12. We are “track every penny” people, though we’re a little more sloppy (particularly with tracking cash) with a kid in the picture. It is an ongoing joke in our relationship that other couples fight about what to do with money, but we fight about what order the columns should be in our spreadsheet.

    I think Shelli recommended “The Tightwad Gazette” in the last money thread, and we love that book, as well as “Your Money or your Life,” for getting us out of some impulse spending habits. Both books can come off as a little extreme, but they do have good ideas. The second of these has kind of a “non-budget” approach that you might like, but it still requires tracking purchases and does not address kid financial issues at all.

    On the debt vs. savings issue, we focused on savings until we’d saved up a reasonable emergency fund, and then focused on debt (mostly school loans, which are now blessedly gone).

    I’m enjoying hearing others’ ideas on this!

  13. I have a (paper) budget. Just a list of the expenses, and I put a check next to them when they are paid. Most of them are automatically taken out of my paycheck. Then at the end there is the leftover amount, and I subtract every penny from that during the month so I don’t go over what I have available. I make a mark for cc purchases, so I can cross those off when the bill comes to double-check the billing. I don’t have to write down every penny for cash transactions, since I substract the cash withdrawal from the budget amount, and then I just spend the cash.

    My wife and I have separate finances in terms of bank accounts, but we just divided up the bills that I would pay and that she would pay. She’s been a student for a few years now, so she’s taken care of food and car insurance and netflix out of her student loans and school money; I do the rest. I might put those things into the main budget when she gets a job, although getting her to remember to give me receipts/write down cash withdrawals could be a challenge, so who knows how it goes.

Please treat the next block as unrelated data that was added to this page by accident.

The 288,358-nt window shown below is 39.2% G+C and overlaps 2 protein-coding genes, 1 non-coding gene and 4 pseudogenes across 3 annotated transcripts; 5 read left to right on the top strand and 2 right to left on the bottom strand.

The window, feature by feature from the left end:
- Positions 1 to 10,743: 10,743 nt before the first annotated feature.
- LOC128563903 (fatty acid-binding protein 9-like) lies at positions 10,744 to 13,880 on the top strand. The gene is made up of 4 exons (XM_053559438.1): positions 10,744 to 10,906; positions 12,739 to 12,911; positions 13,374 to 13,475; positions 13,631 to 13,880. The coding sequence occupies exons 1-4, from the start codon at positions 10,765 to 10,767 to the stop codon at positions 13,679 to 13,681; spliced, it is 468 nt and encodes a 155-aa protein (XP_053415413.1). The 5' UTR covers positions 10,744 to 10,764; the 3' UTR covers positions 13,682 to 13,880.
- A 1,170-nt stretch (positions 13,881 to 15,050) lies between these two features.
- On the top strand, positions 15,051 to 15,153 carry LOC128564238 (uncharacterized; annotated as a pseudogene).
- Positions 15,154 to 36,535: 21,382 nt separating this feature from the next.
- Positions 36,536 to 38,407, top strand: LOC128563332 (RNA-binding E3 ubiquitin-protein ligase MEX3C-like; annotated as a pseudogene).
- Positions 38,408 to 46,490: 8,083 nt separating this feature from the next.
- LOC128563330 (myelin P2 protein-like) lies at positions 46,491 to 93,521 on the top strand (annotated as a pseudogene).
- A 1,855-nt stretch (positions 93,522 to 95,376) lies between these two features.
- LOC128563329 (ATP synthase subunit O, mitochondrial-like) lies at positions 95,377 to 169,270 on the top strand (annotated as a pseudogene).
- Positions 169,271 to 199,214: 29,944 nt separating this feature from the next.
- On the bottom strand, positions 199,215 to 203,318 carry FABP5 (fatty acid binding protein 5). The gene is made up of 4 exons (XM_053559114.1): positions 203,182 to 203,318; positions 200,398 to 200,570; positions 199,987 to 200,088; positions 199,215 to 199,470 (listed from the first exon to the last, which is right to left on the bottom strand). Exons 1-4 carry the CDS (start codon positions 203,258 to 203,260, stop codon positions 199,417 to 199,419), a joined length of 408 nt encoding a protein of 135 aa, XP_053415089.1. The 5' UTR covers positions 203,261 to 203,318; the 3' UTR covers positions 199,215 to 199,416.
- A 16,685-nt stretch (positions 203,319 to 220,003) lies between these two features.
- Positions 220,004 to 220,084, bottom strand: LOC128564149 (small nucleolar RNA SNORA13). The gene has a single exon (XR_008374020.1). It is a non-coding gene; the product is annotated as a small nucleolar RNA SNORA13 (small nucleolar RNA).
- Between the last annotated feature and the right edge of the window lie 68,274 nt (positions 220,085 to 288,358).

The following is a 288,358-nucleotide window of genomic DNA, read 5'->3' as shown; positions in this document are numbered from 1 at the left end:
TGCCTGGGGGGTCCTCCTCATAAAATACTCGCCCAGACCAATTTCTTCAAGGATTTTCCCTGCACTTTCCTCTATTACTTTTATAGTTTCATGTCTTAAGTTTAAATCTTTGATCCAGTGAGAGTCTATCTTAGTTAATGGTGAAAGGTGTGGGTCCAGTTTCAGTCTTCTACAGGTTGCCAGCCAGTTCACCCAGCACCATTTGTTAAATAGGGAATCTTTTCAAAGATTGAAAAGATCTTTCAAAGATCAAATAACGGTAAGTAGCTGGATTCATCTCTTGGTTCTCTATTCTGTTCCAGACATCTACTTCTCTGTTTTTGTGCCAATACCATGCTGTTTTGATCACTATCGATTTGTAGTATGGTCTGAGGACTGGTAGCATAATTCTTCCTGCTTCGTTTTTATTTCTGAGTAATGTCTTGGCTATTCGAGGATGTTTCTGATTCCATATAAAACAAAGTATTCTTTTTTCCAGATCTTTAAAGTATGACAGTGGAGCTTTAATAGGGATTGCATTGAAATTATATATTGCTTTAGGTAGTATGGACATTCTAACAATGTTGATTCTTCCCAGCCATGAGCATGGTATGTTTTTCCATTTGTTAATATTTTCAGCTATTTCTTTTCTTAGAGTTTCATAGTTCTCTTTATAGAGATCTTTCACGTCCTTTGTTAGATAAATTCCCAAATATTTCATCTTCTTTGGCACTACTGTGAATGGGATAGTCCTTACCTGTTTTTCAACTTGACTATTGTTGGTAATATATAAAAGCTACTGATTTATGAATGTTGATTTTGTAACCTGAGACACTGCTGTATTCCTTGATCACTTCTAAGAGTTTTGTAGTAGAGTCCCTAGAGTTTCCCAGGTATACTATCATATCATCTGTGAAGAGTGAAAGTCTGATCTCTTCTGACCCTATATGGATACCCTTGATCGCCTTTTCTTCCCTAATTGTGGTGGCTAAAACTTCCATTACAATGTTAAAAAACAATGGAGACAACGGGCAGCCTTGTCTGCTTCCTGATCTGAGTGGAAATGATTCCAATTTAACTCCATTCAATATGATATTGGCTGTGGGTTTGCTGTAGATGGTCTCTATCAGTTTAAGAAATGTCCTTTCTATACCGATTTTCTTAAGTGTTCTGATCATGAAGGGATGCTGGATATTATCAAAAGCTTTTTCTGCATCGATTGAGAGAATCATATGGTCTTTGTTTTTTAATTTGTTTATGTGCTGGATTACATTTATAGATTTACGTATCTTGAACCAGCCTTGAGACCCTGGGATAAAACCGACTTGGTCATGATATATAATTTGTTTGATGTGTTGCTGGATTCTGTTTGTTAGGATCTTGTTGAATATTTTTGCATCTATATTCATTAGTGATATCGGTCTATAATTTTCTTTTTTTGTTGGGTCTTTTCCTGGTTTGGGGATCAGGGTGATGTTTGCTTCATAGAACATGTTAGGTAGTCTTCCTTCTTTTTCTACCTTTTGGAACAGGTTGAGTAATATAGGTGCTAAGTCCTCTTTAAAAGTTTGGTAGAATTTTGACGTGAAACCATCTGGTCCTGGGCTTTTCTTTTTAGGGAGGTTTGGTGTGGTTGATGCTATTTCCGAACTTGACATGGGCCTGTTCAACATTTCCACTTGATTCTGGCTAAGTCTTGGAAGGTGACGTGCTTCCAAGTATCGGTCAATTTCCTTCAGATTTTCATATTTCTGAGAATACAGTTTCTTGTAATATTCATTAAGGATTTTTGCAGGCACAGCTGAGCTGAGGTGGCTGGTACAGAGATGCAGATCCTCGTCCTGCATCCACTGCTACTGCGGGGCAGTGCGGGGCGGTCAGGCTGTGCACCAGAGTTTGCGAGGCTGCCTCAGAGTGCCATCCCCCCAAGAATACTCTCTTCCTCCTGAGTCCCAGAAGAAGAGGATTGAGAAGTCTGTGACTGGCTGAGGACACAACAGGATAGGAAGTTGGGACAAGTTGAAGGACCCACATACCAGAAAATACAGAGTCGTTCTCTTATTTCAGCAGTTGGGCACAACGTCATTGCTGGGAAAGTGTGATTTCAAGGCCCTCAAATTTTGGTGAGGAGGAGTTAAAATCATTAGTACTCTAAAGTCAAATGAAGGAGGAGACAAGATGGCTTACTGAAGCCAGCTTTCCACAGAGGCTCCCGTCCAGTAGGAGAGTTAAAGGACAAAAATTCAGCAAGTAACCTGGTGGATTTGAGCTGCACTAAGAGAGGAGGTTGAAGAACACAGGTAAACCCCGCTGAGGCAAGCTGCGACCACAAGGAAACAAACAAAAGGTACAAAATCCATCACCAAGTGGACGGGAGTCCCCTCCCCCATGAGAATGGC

I thought a single person could only put in $2500 for the taxfree daycare expenses? (We can’t be married legally, and nor can my wife adopt our child, so I’m the only one who counts when it comes to non-taxable savings accounts).

  14. No, you can put in $5000 per child, but only one person can take that amount. I’m not sure if you could split that into two accounts for 2 parents. I believe the child needs to be claimed as a dependant. I do this for Sanna, so I will need to claim her as a dependant this coming year. I think.

    I think the book All Your Worth by Elizabeth Warren is supposed to be good. I read it a few years ago, but it didn’t really help. I already knew that our expenses were too high compared to our income, but there wasn’t much to do about it then.

    I would like to get ourselve out of cc debt (mainly several years worth of groceries, making progress!) and FIL debt (selling the house, also making progress) before this kid comes. Then the month “pay down the debt” money will all go to childcare and we’ll be in about the same boat. We need to start saving for retirement more and for a downpayment, but first we need to pay off the debt (with the exception of my student load) and make sure we have enough for the 6 weeks I’ll be paycheckless.

    We need to sit down and re-examine our budget now that we’ve moved and our rent/commuting costs have changed.